• Assess the liquidity of your starter. If rather than being thick and gloppy your starter is thin and pourable, like pancake batter or heavy cream, it’s collected some alcohol during its rest in the fridge and is now more than 50% liquid. Adjust your recipe accordingly: stir the discard starter into the dough, then mix in about three-quarters of the liquid called for in the recipe. Drizzle in the remainder of the liquid bit by bit, until your dough is the proper consistency. I've found that when my discard is quite thin, I use 10% to 20% less liquid than the recipe calls for. 

Let's bake!

I typically bake three different roll recipes for Thanksgiving, in order to accommodate everyone’s preferences: Golden Pull-Apart Butter Buns for fans of the traditional soft and squishy white dinner roll; Crusty European-Style Hard Rolls for the “artisan” crowd; and Whole Grain Dinner Rolls for — well, you know who you are. Let’s see how discard starter works in each of these.

Golden Pull-Apart Butter Buns

These quintessential 1950s-style soft white dinner rolls are by far my most popular contribution to any family occasion, and Thanksgiving is no exception. The rolls are mildly sweet; in order to preserve that gentle flavor, I decide to substitute discard starter for only about 30% (combined weight) of the flour and water.

Pull-apart dinner rolls, brushed with melted butter, on a cooling rack

Following the recipe as written, I add discard starter and correspondingly reduce the amounts of the recipe's flour and water, yielding the following:

  • Discard starter: 126g (generous 1/2 cup)
  • All-purpose flour: 355g, about 3 cups (original recipe: 418g, 3 1/2 cups)   
  • Water: 89g, about 6 tablespoons (original recipe: 152g, 2/3 cup) 

I add the remaining ingredients in the recipe, and prepare and bake as directed.

The result?

Golden pull-apart butter buns on a cooling rack, glistening from a brushing of melted butter.

Great texture, extra flavor, and longer shelf life: the squishy white roll of your dreams!

Crusty European-Style Hard Rolls

This is the style of hard roll you might find on a German breakfast buffet: light interior texture with a thin, chewy crust, perfect for hearty smoked meats and cheeses. But it’s also ideal for mopping up turkey gravy or nudging mashed potatoes onto your fork!

Crusty European-style hard rolls on a baking sheet.

The original recipe calls for you to make an overnight starter, then make the dough the next day, let it rise for 3 hours, shape the rolls, let them rise at room temperature for 2 hours, then refrigerate them for another 2 to 3 hours before baking. 

But I’m going to simplify things.

Soft dough in a blue bowl, ready to rise.
This dough will rest at room temperature for an hour, then go into the fridge overnight to rise and develop flavor. 

First, I substitute an equal amount of discard starter for the overnight starter called for:

  • ADD discard starter: 233g (about 1 cup)
  • OMIT overnight starter: 120g (1 cup) all-purpose flour + 113g (1/2 cup) water + 1/8 teaspoon instant yeast

I mix the discard with the remaining dough ingredients, knead everything into a smooth dough, and let it rest for 1 to 2 hours at room temperature before refrigerating overnight.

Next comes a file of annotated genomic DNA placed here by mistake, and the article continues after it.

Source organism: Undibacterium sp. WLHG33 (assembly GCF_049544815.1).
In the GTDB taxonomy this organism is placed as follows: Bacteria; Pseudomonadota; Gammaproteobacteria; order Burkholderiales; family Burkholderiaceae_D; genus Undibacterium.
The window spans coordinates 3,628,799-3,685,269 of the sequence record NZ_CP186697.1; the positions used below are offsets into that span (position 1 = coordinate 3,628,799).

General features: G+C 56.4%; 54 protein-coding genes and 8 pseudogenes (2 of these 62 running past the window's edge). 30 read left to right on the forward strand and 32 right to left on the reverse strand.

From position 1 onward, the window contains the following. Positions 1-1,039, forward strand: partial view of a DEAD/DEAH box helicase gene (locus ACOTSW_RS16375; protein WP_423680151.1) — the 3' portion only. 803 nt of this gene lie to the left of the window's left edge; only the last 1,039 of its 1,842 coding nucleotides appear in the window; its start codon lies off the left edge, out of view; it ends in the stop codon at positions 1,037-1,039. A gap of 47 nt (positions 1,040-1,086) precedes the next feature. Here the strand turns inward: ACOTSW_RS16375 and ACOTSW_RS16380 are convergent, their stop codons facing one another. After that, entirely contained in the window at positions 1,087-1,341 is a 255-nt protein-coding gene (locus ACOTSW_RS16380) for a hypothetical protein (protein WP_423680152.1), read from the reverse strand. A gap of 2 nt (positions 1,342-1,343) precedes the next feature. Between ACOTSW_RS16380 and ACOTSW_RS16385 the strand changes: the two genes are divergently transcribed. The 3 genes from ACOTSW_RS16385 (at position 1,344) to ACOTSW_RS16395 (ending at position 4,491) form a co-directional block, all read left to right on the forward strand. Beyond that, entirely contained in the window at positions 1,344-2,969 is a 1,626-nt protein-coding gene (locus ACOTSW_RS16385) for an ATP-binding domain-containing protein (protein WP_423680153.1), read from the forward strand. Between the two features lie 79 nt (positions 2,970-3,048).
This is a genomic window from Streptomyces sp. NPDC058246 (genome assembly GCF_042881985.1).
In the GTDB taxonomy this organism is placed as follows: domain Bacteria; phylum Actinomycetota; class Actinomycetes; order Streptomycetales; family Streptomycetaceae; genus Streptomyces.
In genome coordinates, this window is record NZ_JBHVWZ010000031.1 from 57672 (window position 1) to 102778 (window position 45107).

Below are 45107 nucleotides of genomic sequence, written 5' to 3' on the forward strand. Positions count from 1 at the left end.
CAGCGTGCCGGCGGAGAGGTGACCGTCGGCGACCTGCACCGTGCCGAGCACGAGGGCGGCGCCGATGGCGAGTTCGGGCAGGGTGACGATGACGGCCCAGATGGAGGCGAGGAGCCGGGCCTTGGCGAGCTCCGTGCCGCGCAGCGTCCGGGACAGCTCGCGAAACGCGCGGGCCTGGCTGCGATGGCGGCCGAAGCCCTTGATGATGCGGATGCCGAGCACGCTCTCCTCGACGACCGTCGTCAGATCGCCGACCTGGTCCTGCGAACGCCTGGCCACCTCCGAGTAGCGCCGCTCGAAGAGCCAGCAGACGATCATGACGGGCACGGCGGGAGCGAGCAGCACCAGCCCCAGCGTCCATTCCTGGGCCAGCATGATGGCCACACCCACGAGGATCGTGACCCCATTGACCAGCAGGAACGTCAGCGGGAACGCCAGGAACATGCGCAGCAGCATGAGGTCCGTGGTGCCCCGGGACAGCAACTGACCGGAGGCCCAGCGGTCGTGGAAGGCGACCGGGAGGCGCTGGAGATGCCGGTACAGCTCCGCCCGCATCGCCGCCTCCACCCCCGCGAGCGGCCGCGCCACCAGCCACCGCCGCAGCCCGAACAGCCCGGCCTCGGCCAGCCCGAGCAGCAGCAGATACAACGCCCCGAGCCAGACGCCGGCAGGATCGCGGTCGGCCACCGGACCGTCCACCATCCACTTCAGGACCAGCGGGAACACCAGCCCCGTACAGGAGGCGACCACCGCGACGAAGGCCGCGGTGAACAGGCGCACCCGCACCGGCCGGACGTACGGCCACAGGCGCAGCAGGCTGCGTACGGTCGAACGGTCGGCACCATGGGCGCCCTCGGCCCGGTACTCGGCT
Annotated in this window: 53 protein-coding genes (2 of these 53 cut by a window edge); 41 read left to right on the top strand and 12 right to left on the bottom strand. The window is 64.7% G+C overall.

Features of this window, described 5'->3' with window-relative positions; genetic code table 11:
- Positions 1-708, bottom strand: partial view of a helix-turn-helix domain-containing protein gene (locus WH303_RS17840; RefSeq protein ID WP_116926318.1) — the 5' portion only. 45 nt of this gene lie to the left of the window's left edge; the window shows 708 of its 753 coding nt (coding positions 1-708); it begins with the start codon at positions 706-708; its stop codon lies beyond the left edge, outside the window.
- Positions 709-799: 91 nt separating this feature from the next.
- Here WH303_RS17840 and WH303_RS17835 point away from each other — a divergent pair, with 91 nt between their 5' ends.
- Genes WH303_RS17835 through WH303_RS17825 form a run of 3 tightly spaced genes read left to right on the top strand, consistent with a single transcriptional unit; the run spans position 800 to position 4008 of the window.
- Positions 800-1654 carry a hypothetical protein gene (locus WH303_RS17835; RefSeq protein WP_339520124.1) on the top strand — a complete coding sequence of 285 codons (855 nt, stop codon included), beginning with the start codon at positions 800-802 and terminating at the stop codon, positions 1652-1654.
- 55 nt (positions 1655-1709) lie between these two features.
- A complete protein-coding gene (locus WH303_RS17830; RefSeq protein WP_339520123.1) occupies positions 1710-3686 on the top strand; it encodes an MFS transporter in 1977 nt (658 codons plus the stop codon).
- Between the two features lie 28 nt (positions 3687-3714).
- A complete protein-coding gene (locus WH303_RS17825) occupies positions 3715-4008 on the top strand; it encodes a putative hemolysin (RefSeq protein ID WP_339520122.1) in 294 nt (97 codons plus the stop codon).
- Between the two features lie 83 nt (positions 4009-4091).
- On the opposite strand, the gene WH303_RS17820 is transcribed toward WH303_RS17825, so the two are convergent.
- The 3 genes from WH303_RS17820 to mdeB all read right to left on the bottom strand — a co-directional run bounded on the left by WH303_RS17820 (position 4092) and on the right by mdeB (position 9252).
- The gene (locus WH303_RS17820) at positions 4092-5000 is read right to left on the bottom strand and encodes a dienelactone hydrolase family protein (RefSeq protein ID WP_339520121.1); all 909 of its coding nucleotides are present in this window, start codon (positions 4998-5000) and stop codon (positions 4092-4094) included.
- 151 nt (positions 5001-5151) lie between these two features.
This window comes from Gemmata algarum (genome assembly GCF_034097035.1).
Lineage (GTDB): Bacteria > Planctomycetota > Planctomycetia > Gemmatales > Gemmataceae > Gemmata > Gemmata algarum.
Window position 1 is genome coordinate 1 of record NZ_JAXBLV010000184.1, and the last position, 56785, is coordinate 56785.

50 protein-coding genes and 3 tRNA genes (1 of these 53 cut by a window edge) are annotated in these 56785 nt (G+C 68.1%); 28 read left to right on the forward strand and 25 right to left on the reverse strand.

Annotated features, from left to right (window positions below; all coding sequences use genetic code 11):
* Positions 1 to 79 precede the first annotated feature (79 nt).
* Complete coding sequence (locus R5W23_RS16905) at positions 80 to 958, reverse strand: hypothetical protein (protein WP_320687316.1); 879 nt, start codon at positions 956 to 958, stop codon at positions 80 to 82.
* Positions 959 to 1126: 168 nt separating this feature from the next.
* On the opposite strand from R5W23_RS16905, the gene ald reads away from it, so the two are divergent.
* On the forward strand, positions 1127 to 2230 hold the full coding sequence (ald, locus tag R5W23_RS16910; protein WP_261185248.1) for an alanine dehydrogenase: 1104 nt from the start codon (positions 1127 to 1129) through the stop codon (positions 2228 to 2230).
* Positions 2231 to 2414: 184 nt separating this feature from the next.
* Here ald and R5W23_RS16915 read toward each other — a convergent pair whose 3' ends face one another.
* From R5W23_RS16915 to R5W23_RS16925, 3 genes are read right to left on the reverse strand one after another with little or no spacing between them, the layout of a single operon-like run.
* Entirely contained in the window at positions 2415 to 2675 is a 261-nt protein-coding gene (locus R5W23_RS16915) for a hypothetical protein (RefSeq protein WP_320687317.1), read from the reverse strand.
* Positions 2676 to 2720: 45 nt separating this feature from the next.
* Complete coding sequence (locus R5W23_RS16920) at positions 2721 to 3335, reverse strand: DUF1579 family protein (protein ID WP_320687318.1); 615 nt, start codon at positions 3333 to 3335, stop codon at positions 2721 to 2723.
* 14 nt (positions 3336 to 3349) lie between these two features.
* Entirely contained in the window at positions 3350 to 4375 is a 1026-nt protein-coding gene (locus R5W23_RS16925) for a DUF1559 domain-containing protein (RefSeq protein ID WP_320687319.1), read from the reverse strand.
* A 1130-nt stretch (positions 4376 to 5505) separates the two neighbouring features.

"So is it 1 hour, or 2?" Unless it's blazing hot in your kitchen, it honestly doesn't matter. Remember — keep it casual! 

Next day, I shape the chilled dough into a dozen rolls, let them warm for 3 to 4 hours at room temperature (until they've risen noticeably), then bake as the recipe directs.  

Baked crusty rolls on a baking sheet, just out of the oven.

Easy, right?

Whole Grain Dinner Rolls

Lightly sweetened with honey, these multigrain rolls include potato flour for increased moistness and rolled oats for toothsome texture. They’re an attractive addition to any breadbasket. With the assertive flavors here (oats, whole wheat, honey), the tang of sourdough is another pleasing note in this layered symphony.

Whole grain dinner rolls in a bowl lined with a red towel

Following the recipe as written, add discard starter and correspondingly reduce the amounts of the recipe's flours and water, yielding the following:

  • Discard starter: 100g (a scant 1/2 cup)
  • All-purpose flour: 141g, a scant 1 1/4 cups (original: 180g, 1 1/2 cups)
  • White whole wheat flour: 44g, about 6 tablespoons (original: 57g, 1/2 cup)
  • Water: 91g, about 6 tablespoons (original: 141g, 1/2 cup + 2 tablespoons)

I add the remaining ingredients in the recipe, and prepare and bake as directed.

The result?

Whole grain dinner rolls on a plate, one split open and buttered.

Moist, flavorful rolls perfect for both Thanksgiving dinner and next-day sandwiches. 

Ready to roll?

If your head is swimming with the measurements and arithmetic above, take a deep breath and relax. Remember: all you're doing is substituting the flour and water that's in your discard starter for an equal amount (by weight) of the flour and water in your roll recipe.

And you're doing this because? You want to add a touch of tangy flavor to your rolls, you want them to stay fresh and soft longer ... and you're making a statement to family and friends, both present and absent: I care for my starter and I care for you.

What do you plan on baking for Thanksgiving this year? Please share in the comments, below; I think we all love visiting one another's kitchens vicariously!

Jump to Comments
A headshot of PJ Hamel and her dogs
The Author

About PJ Hamel

PJ Hamel grew up in New England, graduated from Brown University, and was an award-winning Maine journalist (favorite topics: sports and food) before joining King Arthur Flour in 1990. Hired to write the newly launched Baker’s Catalogue, PJ became the small but growing company’s sixth employee.    ...
View all by PJ Hamel